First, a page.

The love of money…

Forgive this Buddhist blogger for invoking a quote from Jesus, but it so aptly fits the current situation in Europe.

I’m writing this at the start of what could be a momentous day for Europe: the heads of all the EU nations are to meet to take a ‘political’ decision on what to do about Greek debt.

The build-up to this crisis point been a learning process for most of us, and what we have learned has been deeply unpleasant. I’d like to share my current analysis and conclusions:

1) The root of the situation is not about Capitalism it’s something far more fundamental, far more powerful – banking.

2) Banks have two dominant functions:

– they create money, by originating debt obligations,

– they issue currency, so that debt obligations can be traded.

3) There are legal, ethical, moral and procedural limits to the use of these functions; over the last 30 years these limits have been degraded or bypassed to such an extent that the process of globalised banking and debt trading has become a severe threat to society.

4) This is not about bankers as individuals, this is about sets of ideas and values (memes) which become “the way these things are done”. True, individuals may create, promote and exemplify these memes, but it is the memes themselves we should identify, analyse and de-energize.

[Mahayana Buddhists believe everyone has the seed of ‘original goodness’ in them and the potential to become fully awake. Unwholesome behaviour is the result of inner confusion and attachment to deluding ¬†captivating memes. A skilful Buddhist won’t criticise individuals, but ‘the process’ can be examined…]

5) The creation of debt is ¬†a mutual activity, with mutual responsibilities. The debtor is taking on risks and responsibilities which she may not fully understand or be in control of, the professional creditor usually has far more skill and access to information; it is not a ‘perfect market’. In most cases the creditor thus has the greater part of the responsibility to ensure that the arrangement is viable and mutually beneficial.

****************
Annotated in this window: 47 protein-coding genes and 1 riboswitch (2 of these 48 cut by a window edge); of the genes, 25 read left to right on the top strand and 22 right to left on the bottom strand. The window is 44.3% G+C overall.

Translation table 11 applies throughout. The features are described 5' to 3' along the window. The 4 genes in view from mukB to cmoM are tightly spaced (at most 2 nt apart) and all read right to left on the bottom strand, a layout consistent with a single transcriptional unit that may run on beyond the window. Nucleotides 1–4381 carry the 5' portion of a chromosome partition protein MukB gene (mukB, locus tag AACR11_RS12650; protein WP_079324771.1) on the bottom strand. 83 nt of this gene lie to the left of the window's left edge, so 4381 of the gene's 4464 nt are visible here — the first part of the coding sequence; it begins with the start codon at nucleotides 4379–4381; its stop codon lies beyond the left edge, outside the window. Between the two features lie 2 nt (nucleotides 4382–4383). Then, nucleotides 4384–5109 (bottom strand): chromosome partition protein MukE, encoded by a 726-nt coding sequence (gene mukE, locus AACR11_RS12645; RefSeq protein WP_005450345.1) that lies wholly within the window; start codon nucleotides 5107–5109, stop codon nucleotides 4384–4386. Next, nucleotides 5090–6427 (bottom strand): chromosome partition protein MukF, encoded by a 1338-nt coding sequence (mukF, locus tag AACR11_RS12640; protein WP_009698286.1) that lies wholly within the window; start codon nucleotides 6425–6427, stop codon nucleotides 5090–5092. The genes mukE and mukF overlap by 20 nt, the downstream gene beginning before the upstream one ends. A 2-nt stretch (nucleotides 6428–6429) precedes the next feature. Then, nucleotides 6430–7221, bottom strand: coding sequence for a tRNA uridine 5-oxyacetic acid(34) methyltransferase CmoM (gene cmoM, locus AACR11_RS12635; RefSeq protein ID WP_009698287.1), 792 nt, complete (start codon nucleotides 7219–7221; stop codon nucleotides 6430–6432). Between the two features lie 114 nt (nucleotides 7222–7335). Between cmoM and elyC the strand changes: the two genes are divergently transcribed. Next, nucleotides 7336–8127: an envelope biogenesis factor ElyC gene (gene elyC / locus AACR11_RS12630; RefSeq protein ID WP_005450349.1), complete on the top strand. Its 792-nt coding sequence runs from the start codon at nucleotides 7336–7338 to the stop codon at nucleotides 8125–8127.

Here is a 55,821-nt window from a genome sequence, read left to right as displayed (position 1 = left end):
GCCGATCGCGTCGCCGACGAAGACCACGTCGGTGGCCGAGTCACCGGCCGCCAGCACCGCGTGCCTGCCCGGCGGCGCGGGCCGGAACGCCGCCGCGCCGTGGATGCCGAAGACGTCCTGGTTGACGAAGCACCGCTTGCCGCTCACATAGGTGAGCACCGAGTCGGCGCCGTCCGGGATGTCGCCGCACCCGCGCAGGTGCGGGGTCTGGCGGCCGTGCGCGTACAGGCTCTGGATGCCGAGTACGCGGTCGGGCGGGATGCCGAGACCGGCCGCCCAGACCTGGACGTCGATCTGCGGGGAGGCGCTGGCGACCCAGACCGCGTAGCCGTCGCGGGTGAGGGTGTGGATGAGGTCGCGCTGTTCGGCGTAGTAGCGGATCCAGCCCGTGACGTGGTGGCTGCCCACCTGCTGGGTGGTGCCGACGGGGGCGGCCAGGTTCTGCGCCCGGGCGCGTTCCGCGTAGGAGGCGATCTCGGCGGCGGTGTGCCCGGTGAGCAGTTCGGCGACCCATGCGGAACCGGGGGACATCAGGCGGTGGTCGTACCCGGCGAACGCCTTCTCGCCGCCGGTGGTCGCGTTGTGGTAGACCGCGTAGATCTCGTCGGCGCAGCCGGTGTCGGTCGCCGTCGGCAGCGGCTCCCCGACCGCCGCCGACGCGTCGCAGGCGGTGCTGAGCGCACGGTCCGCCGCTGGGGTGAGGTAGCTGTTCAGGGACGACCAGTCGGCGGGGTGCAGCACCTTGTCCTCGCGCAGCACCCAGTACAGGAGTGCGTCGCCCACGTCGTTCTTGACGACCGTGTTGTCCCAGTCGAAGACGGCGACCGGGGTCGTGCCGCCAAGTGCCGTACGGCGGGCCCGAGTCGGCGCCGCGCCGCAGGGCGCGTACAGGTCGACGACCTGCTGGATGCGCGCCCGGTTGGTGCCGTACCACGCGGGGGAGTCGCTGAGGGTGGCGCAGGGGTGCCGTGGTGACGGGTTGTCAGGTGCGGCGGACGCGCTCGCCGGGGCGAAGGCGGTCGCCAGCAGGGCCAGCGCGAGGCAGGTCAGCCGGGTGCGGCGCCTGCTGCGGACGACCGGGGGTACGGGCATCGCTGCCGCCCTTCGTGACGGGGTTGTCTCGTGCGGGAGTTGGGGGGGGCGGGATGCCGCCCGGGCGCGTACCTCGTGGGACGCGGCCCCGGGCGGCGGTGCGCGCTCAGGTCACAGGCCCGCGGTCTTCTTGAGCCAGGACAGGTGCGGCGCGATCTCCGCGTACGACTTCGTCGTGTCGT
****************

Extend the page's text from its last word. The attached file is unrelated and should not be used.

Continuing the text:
6) The ‘responsibility’ is to civic society; if it is not recognised and honoured a threat to civic society results – this is what we see in Europe today. The larger the debts involved, the greater the responsibility and the greater the threat to society if creditors act irresponsibily.

7) The creditors are expected to exercise ‘risk assessment’ before debt is issued, but the ‘downside’ assessment is often not “what are the chances of defaut’?” but “what power can we exercise to recover defaulting debts?” The relaxation of formal and ethical banking controls, particularly at the level of ‘national’ debts means that these controls have become virtually unbounded. Witness the unelected ECB, whose board members claim to be beyond any legal juristiction, intentionally causing a banking crash in Greece.

8) In the cases of Greece and Ireland (and possibly others) what were debts by private debtors were transferred to the public using the threat of collapsing national banking (too big to fail). So now the *people* of Greece are in thrall to the governments of other Euro countries for debts they did not incur and from which most benefitted in only minor ways.

Buddhists don’t generally believe in evil, but in this case I think Jesus was about right.